Evanston aldermen tonight are to hear staff proposals for trimming a million dollar revenue shortfall in the city's solid waste fund and pass a resolution complaining about Gov. Rauner's budget proposal that could punch a $3.75 million hole in the city's budget.
City staff is scheduled to present what are described as "options for improving the solvency" of the solid waste fund including "exploring a joint operations venture with another party and a review of alternatives from the existing waste hauler."
No further details were immediately available about the proposals.
Over the past several years the city has had to pump in a million dollars or more each year from property tax revenue to subsidize the solid waste fund.
Aldermen have been reluctant to raise sanitation fees — which appear on the city's water bills — enough to fully cover the cost of the removing trash, recycling and yard waste — even though they have boosted those fees several times in recent years.
The city now contracts out trash hauling to private firms while using nine of its own employees to make recycling pickups.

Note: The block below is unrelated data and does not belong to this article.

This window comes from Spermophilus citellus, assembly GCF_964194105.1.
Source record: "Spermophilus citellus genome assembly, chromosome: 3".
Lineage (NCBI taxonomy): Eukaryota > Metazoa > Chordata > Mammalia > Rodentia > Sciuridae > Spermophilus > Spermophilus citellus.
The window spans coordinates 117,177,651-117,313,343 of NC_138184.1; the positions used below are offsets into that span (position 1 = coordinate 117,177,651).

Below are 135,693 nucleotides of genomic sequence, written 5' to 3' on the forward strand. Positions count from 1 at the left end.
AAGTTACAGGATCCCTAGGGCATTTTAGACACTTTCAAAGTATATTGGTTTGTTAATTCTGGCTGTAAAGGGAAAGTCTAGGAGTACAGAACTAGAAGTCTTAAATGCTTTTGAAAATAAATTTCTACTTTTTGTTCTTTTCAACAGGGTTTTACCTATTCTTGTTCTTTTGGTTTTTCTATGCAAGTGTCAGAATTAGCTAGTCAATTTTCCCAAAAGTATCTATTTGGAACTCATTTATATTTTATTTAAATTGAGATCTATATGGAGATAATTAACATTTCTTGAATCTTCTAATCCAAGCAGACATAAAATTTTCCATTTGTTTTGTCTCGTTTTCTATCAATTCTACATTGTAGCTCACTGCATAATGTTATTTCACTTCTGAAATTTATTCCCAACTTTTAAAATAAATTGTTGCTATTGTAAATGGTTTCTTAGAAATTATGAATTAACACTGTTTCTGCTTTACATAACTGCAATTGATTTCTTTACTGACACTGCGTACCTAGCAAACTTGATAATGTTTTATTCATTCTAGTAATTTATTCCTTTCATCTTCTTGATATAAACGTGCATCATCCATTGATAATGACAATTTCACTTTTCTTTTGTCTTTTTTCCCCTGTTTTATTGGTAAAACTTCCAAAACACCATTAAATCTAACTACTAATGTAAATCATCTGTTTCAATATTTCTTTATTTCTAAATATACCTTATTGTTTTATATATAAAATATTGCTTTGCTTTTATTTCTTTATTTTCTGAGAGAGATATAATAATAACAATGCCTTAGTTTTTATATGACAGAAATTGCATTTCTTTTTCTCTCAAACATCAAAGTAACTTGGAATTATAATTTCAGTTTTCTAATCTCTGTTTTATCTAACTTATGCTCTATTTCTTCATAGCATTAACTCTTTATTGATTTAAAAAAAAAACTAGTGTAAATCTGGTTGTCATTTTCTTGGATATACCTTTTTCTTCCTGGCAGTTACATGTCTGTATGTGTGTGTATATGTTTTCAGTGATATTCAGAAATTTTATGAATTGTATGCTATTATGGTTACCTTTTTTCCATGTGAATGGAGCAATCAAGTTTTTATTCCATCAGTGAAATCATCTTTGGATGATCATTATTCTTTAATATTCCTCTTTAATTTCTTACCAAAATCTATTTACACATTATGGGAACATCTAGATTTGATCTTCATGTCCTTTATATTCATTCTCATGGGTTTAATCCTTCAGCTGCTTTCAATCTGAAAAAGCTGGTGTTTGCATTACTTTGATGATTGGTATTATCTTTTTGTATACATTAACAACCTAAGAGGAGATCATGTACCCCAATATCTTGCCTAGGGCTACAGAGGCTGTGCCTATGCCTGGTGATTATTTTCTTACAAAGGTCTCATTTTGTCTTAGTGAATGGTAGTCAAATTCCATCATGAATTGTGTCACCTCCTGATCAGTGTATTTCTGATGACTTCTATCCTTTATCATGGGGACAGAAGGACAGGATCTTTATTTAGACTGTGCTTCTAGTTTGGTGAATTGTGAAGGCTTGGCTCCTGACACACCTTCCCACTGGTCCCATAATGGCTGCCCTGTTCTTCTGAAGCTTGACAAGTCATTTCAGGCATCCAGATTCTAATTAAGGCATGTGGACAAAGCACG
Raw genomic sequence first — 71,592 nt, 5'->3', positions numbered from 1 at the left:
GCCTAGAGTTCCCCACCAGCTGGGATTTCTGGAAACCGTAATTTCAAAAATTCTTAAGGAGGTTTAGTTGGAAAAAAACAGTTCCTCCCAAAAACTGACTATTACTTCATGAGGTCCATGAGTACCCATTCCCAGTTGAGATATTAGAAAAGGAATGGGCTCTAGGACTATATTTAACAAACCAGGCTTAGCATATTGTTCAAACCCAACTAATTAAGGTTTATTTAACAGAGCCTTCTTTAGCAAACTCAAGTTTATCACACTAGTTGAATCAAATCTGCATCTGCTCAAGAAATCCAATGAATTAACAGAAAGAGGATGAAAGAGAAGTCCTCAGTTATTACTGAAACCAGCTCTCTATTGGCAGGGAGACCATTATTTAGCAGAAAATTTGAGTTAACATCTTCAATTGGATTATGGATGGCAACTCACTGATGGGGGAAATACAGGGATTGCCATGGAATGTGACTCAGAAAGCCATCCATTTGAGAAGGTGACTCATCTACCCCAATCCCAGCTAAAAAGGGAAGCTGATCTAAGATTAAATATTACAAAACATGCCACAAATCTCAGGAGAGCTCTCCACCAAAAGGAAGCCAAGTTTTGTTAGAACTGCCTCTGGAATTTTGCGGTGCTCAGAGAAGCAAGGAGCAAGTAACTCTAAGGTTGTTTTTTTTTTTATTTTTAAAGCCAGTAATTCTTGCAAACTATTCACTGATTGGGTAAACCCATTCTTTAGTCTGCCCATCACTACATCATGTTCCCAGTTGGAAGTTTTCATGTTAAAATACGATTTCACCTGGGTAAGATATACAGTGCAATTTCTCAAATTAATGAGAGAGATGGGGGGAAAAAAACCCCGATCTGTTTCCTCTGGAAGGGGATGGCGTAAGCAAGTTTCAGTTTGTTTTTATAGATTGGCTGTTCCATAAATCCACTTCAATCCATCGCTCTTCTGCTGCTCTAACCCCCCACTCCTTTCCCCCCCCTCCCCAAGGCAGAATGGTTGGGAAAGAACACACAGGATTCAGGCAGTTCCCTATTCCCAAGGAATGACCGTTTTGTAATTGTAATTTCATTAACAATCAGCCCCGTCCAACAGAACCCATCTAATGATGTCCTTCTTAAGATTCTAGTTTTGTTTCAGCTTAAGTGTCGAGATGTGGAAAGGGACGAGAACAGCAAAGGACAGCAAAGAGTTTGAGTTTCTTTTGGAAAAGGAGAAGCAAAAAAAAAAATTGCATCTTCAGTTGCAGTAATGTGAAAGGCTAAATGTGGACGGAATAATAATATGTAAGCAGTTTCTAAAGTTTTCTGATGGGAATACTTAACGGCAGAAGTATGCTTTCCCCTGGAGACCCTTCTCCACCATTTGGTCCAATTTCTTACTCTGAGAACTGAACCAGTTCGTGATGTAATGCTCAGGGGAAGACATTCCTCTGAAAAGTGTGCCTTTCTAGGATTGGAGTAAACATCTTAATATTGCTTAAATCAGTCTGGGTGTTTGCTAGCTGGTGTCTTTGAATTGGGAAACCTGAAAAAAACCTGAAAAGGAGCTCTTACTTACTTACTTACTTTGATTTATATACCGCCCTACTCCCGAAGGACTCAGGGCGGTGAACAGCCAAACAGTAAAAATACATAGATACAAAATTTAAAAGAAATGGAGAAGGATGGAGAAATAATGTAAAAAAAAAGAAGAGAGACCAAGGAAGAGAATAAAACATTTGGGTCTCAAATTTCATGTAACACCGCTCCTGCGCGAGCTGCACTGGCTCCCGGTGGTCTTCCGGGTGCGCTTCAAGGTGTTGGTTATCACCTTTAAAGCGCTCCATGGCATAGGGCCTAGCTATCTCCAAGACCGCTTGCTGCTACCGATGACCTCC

The governor's budget proposal would cut the share of state income tax revenue that municipalities receive in half. The proposed reduction would amount to about 4 percent of the city's general fund revenue, or about 1.6 percent of total city spending.
City Manager Wally Bobkiewicz says that if the shortfall were to be made up by cutting general fund workers, it would require laying off 41 people or about 6.5 percent of all general fund employees.
If property taxes were raised to cover the lost revenue, it would require an 8.4 percent increase in the city's property tax levy.
Bobkiewicz and Mayor Elizabeth Tisdahl are urging aldermen to adopt a resolution urging the state legislature to reject the governor's proposed cut.